Much of my work with clients is rooted in fostering a curiosity towards themselves. To better understanding what’s going on inside, we often have to slow down. Vital interest in self-understanding, these places usually get buried underneath the stigma, fear, and shame of looking inward. 

Whether in something concrete like the bus’s arrival or the love of our lives, I’m convinced there is an essential component to notice along the way. We miss so much it if always narrowed in out the outcomes. In our results-driven culture, we can forget the unfolding of the journey before us. There is something in the process, in the way we behave along the way.  

You don’t need to love the experience of waiting, but you could find something to appreciate about it.  What would it be like if you looked up, felt your breath, or engaged with the strangers around you the next time you were waiting in line? How might you appreciate the process of building your muscles and not just the eventual shape you hope to achieve? What might you enjoy about your last days of supposed quarantine before it ends? Not always future-focused, what’s good and worth appreciating here and now? Might we be missing out on something vital if primarily focused on the future and hopeful outcome? 

Alan Watts, a British philosopher, spoke to life being like music: the song as a journey. If life is like a song, you don’t dance to a song or listen to music, waiting for the end. When we listen to music, we enjoy it as it goes. Life is while we’re living, now. That includes the waiting to get wherever it is that we’re going.   

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Choosing to focus on the process with curiosity and patience might make the waiting more exciting. It may also provide some relief. 

“and the thing was to get to that end, success or whatever it is, maybe heaven after you’re dead. But we missed the point the whole way along. It was a musical thing, and you were supposed to sing or to dance while the music was being played.” – Alan Watts.

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Musings

Accept, Then Change Comes

At the beginning of a session recently, a client asked me desperately how he can change himself. He had recently moved home and was quickly swallowed inside his messy family dynamic while caregiving for a dying parent and managing his partner’s destabilizing mental health. He had a lot on his plate, was hardly sleeping, and had little space for himself.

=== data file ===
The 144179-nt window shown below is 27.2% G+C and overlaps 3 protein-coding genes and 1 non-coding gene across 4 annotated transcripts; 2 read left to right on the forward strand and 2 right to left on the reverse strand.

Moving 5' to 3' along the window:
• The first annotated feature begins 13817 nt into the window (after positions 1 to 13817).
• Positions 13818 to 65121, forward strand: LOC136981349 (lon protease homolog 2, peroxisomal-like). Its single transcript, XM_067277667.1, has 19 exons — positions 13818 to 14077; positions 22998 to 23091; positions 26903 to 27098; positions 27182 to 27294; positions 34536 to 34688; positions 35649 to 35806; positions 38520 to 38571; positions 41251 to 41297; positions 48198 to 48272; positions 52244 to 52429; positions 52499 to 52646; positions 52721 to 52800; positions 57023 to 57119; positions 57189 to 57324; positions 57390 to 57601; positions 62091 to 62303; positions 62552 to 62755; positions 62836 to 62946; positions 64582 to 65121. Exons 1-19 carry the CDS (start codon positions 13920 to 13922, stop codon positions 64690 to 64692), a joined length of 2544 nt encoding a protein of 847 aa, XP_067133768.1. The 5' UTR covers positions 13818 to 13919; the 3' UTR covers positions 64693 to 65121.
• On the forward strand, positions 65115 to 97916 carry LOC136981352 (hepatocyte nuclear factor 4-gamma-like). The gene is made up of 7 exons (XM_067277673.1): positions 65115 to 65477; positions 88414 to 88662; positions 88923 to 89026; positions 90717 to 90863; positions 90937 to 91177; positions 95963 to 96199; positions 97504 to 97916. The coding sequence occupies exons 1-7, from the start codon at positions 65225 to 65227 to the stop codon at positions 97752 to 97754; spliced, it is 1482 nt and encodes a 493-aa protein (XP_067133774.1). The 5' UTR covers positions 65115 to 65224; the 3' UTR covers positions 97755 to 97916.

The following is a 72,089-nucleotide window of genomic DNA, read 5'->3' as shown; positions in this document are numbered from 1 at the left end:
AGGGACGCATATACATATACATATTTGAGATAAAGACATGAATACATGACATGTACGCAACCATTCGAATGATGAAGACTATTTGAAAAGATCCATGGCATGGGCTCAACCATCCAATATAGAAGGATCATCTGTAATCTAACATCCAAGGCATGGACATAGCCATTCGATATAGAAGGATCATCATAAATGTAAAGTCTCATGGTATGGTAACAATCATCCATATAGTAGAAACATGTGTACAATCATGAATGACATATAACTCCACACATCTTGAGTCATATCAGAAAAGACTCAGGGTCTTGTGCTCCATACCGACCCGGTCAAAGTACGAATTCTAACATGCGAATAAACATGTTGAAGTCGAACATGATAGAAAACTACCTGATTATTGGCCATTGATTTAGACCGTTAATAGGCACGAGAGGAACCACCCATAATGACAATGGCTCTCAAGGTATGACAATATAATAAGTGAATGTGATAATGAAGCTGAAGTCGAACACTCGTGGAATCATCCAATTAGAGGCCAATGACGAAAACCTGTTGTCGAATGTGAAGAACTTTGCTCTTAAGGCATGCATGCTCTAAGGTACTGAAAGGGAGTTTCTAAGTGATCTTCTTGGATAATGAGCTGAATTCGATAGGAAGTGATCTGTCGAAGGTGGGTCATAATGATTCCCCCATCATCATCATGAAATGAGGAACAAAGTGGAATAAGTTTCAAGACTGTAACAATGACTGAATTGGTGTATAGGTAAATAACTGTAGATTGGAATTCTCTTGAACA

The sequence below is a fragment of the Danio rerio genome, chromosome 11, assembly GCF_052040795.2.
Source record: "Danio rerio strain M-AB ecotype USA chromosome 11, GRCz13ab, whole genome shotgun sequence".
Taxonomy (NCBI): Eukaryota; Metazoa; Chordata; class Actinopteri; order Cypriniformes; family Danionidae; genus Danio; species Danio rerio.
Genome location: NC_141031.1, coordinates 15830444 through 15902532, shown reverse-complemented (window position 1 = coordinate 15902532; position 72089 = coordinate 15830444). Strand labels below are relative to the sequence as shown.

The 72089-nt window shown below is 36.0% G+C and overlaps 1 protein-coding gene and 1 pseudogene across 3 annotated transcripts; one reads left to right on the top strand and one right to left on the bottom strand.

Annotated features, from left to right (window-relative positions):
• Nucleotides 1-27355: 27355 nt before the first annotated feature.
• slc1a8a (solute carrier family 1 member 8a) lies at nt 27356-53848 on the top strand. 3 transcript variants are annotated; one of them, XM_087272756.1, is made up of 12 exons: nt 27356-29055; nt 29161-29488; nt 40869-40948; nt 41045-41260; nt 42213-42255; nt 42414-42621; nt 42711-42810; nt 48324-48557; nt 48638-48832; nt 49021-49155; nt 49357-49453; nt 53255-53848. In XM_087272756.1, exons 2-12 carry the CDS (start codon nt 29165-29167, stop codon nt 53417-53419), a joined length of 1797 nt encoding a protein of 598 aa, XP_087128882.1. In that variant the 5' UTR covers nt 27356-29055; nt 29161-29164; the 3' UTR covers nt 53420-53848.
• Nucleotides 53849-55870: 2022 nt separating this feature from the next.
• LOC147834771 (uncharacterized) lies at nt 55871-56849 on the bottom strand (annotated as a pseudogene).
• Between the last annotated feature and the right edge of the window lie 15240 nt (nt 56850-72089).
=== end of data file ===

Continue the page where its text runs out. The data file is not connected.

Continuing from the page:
Highly aware, he talked of his reactive behaviors and impulses, like wanting to run away or raging against family members. He couldn’t accept himself and he was at war with his feelings. He pulled me to give him something concrete about how he could stop the desire to get high. 

I didn’t bite. 

I spent most of the session validating, normalizing, and assisting him with identifying his boundaries and how he didn’t uphold them. I highlighted that he was hard on himself, which made sense, given his early trauma. I aimed to shift his perspective, so I made it okay that he wanted to run away. Radically, I made it alright that he wanted to get high.  

We had a push-pull session: I focused on wondering where he could make more room for himself while he ruminated about how to stop himself from himself. He wanted to change the family dynamic and get others to take more responsibility. I highlighted his over-functioning and advocated for his needs. We’d meet in the middle for a moment before he’d pull back and again attack himself. 

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I realized that I need a different intervention before he left. On his way out, I showed him a Carl Rogers quote that has helped me shift my self-perception: “The curious paradox is that when I accept myself just as I am, then I can change.” 

My client felt he had to change himself before he’d feel better. He wanted to be able to look in the mirror and like himself. He asked great questions and was putting in the effort, I thought he only needed to shift his approach. I asked him to look at his situation differently- get a new perspective. It’s not always about changing oneself but accepting ourselves as we are, now.